New Pastoral Paper: Youth Ministry with LGBTQ+/SSA Students

New Pastoral Paper: Youth Ministry with LGBTQ+/SSA Students
September 5, 2023

By Anne Wilson and Tony Rogatto.


When I (Anne) was 22 years old, I never would have guessed that my most complicated practical ministry scenarios as a youth pastor would involve students’ sleeping arrangements. But that’s exactly what has happened.


Most youth ministries regularly host overnight events, which means making arrangements for students’ sleeping areas. As a youth ministry, we want to be thoughtful in our approach so that all students (and parents) feel safe. We also want to ensure that what we decide about housing aligns with our approach to every other ministry environment: removing unnecessary barriers that could keep students from encountering Jesus.


At times, these two goals—fostering safety for all and removing unnecessary barriers—can feel like they’re at odds. This can be especially true when it comes to working with students who are same-sex attracted, experience gender dysphoria, or identify as LGBTQ+, as well as with students who have experienced sexual abuse or other forms of trauma. For instance, a few decades ago, most youth ministries assumed that putting students in same-sex sleeping spaces kept them “safe” from sexual activity. But today, we know that this isn’t always true. (It wasn’t always true a few decades ago, either.) Do we need to make different housing rules for gay and same-sex attracted young people? Or does imposing extra rules on some students—especially students who might already feel like they’re under extra scrutiny in your youth ministry because they’re LGBTQ+/SSA—become a barrier that makes these students feel unwelcome or second class?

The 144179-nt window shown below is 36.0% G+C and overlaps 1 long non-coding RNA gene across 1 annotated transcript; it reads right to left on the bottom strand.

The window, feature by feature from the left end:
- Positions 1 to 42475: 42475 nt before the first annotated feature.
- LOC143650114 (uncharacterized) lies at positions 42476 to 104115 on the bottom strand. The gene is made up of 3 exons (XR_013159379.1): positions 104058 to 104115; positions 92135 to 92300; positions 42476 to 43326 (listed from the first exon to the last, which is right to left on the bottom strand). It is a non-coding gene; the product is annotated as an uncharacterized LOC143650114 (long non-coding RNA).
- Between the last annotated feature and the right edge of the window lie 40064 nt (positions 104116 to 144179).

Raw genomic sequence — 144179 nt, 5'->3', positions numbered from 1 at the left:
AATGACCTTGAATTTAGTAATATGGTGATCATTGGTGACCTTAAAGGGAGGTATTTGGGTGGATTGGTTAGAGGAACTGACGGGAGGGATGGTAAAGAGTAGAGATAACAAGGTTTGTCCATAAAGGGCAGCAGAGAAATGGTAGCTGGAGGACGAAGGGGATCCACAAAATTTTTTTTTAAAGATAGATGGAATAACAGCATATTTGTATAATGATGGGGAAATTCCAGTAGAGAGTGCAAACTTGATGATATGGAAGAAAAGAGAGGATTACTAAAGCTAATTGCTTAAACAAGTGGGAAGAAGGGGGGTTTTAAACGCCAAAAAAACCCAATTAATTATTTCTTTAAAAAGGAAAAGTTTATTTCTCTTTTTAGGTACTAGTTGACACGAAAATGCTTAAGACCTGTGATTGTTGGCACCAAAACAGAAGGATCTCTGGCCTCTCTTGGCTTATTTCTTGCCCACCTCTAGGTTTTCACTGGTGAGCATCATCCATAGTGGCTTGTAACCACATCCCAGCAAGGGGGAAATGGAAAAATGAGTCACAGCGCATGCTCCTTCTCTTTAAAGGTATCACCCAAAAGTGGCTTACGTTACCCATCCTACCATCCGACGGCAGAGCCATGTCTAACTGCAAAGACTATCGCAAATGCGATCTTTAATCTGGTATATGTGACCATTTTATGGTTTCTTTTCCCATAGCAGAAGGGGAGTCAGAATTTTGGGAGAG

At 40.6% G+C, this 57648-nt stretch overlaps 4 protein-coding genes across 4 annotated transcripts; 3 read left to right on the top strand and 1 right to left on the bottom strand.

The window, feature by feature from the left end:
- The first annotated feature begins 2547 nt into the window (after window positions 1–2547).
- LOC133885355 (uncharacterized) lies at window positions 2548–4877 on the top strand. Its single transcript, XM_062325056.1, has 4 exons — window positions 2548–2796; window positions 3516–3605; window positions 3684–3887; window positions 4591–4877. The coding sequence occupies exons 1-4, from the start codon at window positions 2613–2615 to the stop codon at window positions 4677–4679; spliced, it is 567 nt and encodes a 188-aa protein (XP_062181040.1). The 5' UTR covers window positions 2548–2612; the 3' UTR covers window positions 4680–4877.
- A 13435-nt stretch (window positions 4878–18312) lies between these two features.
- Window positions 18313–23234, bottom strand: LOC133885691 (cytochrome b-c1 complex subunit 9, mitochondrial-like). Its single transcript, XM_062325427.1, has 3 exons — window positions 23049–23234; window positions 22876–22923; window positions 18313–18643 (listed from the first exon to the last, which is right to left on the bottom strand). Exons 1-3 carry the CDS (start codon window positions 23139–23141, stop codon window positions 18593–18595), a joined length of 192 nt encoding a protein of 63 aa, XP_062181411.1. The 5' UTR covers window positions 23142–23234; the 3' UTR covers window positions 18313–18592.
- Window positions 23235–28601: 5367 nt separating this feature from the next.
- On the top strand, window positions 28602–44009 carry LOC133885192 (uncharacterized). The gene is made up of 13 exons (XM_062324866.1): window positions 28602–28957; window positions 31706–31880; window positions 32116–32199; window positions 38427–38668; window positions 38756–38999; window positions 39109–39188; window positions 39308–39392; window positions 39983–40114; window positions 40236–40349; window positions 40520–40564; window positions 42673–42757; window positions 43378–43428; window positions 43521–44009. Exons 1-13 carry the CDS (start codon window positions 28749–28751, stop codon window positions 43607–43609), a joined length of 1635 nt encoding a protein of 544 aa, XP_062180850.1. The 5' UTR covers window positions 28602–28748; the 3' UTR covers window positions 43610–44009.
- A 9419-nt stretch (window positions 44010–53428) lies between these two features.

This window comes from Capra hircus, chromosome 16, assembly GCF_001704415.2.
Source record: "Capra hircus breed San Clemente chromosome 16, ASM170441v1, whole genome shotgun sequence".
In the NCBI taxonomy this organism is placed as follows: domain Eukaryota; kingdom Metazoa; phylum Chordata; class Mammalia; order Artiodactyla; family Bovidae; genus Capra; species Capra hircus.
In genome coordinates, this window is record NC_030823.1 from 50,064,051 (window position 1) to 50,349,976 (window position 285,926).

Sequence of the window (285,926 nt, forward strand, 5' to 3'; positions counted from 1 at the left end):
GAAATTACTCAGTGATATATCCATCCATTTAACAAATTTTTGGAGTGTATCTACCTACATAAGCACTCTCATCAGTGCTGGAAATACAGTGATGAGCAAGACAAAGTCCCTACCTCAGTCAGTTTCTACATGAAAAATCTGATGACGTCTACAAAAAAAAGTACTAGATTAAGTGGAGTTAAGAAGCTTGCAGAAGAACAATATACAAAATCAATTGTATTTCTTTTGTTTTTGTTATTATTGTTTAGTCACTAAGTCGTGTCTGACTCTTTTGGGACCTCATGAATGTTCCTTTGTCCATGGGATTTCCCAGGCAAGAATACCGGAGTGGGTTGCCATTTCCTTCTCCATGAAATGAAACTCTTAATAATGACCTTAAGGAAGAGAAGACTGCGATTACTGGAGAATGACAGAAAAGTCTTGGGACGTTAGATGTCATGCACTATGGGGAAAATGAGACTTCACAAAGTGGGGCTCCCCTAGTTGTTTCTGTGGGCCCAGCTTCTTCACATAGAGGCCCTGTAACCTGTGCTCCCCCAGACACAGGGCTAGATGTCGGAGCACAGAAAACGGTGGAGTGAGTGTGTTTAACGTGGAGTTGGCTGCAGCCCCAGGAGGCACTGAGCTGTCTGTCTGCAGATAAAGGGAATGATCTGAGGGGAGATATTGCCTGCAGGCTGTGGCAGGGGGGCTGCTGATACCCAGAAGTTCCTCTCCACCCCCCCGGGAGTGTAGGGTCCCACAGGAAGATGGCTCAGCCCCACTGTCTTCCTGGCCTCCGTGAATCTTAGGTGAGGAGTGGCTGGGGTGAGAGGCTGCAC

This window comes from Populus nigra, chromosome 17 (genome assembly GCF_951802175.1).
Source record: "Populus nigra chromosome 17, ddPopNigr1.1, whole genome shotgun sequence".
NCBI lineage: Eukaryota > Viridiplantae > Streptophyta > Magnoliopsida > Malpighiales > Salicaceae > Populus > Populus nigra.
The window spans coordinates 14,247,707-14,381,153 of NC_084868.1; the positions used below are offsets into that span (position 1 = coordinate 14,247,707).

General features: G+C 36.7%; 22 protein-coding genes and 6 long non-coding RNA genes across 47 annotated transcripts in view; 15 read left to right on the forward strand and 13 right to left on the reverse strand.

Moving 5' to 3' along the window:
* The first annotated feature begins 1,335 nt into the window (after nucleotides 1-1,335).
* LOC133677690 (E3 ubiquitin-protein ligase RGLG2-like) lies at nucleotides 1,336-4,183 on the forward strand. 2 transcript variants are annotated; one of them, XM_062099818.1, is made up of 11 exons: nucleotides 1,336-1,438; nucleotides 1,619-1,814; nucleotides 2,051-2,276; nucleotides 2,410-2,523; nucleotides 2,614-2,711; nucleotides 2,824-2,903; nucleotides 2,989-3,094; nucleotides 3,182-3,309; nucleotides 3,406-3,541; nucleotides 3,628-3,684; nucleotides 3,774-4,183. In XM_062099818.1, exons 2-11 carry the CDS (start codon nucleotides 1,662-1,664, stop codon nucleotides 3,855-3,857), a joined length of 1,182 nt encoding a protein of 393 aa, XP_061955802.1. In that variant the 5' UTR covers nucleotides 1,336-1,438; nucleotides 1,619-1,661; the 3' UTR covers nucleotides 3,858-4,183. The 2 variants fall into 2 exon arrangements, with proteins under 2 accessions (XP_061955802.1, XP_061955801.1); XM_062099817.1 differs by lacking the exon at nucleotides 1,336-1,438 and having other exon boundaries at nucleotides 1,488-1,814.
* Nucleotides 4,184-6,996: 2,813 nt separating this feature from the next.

Or what about when your youth ministry includes a student with severe gender dysphoria? Requiring this student to stay in a space with same-sex peers could spark their dysphoria, leading to a higher risk of depression or self-harm. But placing this student with opposite-sex students who share their gender identity—for example, putting a trans student who is biologically female and identifies as male in a room with biologically male students—may also raise concerns, for both the trans student and the non-trans students (and for their parents). Sometimes, it can seem like every option is a bad option.


You can read much more about this and other practical youth ministry questions in The Center’s newest pastoral paper, “Youth Ministry with LGBTQ+/SSA Students,” available at this link.

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